Erica caffrorum
One of the innumerable heathers that grow everywhere hereabouts--in every shape, form and color imaginable. This one can become quite a large shrub. I don't know any Drakensberg heathers in cultivation in America--although I suspect these could be more sun tolerant and adaptable than the Eurasian species.
Erica caffrorum
Same plant with a broader view.

Hoodoo above the Garden
Lots of interesting geology--the juxtaposition with the golf course below is SO Drakensberg. What a place!
Xyris capensis
A wonderful little grassy monocot that's common in "vleis" (South African for moist swales--a useful term.

Xyris capensis
Haven't quite yet mastered the closeup: sorry! Closer view...

Rubus cuneifolius?
There are two native raspberries, but I think this may be the introduced one. Surprising how few weeds or exotics we found--once you got away from the woodland filled with Dahlias that is!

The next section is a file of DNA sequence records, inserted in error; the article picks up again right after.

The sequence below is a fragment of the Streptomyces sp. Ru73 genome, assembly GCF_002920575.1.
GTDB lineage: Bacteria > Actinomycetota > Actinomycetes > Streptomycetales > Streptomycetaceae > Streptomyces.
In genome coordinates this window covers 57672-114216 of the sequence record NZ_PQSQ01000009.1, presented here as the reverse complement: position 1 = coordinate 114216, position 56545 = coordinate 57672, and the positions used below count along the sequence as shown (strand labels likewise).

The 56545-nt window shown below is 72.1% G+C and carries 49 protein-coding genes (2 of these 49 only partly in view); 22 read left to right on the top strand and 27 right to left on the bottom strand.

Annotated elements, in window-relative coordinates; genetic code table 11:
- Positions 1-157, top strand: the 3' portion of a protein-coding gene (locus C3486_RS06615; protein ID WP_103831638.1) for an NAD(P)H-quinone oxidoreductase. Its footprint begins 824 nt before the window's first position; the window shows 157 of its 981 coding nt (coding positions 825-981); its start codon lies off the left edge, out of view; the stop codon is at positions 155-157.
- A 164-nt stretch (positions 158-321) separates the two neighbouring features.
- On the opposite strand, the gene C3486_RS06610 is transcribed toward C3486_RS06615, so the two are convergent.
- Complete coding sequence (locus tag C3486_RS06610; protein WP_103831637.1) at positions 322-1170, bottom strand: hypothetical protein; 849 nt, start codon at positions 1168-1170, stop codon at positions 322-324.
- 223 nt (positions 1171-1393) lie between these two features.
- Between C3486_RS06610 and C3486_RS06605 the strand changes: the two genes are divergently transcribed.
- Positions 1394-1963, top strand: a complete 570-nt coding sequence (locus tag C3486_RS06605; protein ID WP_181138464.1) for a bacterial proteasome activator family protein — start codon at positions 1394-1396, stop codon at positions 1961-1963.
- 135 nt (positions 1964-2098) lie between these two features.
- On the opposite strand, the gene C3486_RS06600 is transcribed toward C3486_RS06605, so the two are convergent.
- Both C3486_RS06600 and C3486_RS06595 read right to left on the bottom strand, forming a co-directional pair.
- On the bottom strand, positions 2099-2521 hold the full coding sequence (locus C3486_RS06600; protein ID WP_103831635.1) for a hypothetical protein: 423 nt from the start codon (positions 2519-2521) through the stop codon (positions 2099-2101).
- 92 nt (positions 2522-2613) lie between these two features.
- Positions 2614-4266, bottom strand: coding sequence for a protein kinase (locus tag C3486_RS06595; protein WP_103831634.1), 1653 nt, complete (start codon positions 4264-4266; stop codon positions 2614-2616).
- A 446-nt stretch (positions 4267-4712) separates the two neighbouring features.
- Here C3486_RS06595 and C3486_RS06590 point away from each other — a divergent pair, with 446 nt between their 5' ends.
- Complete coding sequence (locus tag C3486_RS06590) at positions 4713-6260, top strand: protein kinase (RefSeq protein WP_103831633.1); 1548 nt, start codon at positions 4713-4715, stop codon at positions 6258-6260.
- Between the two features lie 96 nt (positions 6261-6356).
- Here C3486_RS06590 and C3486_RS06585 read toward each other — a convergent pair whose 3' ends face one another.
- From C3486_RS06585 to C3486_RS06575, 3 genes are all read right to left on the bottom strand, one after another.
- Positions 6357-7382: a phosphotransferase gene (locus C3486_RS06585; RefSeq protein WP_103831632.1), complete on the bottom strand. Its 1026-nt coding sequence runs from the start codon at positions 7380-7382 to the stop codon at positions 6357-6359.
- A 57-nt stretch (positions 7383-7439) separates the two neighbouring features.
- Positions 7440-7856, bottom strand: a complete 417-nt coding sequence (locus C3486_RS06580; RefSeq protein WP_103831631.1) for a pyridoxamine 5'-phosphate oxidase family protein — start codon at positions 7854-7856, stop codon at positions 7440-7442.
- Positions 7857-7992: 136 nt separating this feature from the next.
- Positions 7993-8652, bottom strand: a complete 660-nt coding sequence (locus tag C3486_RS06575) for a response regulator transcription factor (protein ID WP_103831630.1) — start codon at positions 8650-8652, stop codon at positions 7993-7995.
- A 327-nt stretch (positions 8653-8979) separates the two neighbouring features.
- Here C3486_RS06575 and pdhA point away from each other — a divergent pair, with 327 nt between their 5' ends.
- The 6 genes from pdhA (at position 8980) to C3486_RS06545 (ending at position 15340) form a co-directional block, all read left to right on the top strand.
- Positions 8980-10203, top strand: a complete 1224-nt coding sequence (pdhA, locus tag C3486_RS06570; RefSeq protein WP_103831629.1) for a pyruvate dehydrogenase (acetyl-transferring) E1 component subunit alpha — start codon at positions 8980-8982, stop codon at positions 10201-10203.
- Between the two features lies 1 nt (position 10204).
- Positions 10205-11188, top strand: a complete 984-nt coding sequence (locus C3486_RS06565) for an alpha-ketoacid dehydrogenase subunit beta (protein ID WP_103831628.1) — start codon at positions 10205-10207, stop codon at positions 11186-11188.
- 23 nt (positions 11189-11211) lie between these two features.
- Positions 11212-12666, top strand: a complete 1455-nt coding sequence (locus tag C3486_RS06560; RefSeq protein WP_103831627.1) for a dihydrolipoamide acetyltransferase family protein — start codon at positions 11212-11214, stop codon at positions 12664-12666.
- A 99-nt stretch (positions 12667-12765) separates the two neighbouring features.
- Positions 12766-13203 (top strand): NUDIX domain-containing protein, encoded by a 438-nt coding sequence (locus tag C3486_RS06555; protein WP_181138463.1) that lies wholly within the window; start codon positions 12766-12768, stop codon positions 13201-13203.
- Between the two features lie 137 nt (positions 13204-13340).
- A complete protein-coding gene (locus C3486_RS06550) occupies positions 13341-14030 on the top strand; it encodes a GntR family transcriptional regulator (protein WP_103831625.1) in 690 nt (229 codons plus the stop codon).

Protea dracomontana (yellow)
You can hardly blame me...but I will inflict quite a few pictures of the wonderful dwarf protea of the Drakensberg (and neighboring highveld)--the likeliest of the family to eventually prove hardy in parts of America beyond the mild coasts...I was astonished by the range of colors. As it turned out, some of our party found a field with dozens of spectacular clumps. My half dozen or so were apparently puny by comparison--but I was pleased. I hope you will be too: no commentary for a while...

Protea dracomontana

Protea dracomontana

Protea dracomontana
Beautiful even in bud!

Protea dracomontana

Protea dracomontana

Protea dracomontana

Protea dracomontana


Crassula dependens